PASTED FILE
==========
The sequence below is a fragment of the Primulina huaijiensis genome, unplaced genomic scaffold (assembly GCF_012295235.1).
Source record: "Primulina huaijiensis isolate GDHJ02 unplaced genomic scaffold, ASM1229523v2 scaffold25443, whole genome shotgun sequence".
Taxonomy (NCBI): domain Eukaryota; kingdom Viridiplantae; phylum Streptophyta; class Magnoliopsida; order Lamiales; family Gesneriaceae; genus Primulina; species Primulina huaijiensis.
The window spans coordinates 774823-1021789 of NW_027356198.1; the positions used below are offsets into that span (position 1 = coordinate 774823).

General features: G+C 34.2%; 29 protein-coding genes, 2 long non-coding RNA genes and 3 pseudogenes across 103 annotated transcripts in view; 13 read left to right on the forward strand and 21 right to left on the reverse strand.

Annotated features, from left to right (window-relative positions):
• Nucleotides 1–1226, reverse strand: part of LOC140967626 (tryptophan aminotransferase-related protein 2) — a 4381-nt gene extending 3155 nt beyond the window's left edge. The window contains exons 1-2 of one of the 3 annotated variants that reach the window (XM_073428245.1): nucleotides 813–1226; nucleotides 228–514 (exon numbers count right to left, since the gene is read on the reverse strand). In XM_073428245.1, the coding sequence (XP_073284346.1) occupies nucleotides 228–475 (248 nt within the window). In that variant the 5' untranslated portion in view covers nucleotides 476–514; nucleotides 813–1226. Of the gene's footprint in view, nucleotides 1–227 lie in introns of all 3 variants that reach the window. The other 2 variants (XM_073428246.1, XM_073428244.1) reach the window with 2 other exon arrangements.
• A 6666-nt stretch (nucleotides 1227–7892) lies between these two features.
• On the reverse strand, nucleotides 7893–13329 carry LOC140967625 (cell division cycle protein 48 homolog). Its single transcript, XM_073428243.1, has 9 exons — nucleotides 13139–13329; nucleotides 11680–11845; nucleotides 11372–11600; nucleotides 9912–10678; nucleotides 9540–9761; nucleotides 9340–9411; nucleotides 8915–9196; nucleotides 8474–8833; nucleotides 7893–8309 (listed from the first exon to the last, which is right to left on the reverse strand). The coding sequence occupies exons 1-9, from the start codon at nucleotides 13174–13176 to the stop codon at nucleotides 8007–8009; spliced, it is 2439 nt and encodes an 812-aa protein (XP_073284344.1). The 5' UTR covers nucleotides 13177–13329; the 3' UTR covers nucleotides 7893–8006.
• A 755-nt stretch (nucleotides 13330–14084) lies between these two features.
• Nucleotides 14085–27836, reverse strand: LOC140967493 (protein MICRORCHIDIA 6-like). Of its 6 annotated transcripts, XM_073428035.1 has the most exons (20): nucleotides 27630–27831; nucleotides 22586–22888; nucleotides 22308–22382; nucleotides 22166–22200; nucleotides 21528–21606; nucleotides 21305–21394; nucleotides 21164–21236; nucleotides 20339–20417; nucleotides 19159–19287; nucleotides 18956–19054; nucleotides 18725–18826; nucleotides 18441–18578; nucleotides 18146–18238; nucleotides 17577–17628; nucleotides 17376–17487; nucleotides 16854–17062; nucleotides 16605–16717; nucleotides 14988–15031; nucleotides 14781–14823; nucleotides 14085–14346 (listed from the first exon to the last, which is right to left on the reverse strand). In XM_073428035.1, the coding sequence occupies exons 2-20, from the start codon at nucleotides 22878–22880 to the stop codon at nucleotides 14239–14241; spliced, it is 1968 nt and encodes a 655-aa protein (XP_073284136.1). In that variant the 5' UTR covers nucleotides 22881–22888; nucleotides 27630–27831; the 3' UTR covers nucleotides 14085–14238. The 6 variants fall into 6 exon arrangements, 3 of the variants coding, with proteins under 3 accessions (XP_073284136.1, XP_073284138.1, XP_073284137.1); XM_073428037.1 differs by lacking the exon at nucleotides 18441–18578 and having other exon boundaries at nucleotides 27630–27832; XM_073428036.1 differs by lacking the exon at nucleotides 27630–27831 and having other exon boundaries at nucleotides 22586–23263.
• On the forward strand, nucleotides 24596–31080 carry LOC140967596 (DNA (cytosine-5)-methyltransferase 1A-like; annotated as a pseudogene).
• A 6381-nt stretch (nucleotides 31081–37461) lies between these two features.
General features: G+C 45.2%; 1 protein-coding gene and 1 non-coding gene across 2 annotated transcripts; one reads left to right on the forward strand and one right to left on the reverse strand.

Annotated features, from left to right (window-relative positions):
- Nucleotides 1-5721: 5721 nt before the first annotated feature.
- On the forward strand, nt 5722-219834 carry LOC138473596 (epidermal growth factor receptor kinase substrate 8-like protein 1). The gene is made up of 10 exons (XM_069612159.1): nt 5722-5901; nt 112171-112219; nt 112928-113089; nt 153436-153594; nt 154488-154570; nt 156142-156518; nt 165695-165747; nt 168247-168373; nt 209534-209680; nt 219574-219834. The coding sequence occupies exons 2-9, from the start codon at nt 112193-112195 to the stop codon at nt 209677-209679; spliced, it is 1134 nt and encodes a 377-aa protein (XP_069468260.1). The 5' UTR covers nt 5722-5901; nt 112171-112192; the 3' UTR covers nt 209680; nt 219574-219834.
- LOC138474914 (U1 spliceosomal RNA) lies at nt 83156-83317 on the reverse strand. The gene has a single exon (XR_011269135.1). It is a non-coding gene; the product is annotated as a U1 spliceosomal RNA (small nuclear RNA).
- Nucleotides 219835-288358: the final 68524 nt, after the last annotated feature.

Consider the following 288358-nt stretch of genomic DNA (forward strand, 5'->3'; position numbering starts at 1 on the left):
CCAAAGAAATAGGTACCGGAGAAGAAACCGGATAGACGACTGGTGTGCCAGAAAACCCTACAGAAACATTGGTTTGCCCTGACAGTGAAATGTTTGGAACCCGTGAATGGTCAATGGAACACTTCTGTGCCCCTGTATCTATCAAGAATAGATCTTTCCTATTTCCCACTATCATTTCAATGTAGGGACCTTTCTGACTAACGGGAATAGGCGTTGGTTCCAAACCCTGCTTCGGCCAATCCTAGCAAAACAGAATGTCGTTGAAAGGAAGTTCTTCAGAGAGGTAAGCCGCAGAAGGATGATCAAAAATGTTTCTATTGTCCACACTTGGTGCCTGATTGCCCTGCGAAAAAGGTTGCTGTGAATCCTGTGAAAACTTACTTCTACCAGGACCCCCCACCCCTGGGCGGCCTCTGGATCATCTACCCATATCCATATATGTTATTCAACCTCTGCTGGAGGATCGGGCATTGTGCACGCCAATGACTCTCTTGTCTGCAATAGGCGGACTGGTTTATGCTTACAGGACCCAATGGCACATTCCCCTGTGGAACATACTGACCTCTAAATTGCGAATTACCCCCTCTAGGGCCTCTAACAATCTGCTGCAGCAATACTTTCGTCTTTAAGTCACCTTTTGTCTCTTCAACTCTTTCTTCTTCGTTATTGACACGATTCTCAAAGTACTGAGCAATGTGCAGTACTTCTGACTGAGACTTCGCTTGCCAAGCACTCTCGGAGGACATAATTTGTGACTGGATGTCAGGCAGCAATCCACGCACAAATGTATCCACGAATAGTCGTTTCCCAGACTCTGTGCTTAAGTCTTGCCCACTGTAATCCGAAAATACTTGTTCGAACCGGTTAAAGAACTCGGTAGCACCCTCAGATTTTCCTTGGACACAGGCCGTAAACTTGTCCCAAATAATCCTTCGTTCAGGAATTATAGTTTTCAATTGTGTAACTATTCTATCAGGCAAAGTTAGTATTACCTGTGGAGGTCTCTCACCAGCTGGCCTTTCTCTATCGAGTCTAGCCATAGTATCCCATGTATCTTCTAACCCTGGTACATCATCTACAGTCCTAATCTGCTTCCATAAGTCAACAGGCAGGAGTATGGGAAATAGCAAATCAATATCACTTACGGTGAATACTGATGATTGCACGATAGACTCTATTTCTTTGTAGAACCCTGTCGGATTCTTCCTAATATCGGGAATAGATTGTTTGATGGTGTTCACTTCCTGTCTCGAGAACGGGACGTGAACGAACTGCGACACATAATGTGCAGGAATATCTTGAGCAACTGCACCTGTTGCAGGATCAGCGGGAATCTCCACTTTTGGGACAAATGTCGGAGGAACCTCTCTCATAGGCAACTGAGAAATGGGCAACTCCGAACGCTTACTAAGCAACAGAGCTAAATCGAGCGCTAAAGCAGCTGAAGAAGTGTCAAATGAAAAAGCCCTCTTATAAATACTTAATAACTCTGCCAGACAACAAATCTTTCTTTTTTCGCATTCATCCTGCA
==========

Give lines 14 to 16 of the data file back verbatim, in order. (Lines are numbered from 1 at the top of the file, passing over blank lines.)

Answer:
General features: G+C 45.2%; 1 protein-coding gene and 1 non-coding gene across 2 annotated transcripts; one reads left to right on the forward strand and one right to left on the reverse strand.

Annotated features, from left to right (window-relative positions):
- Nucleotides 1-5721: 5721 nt before the first annotated feature.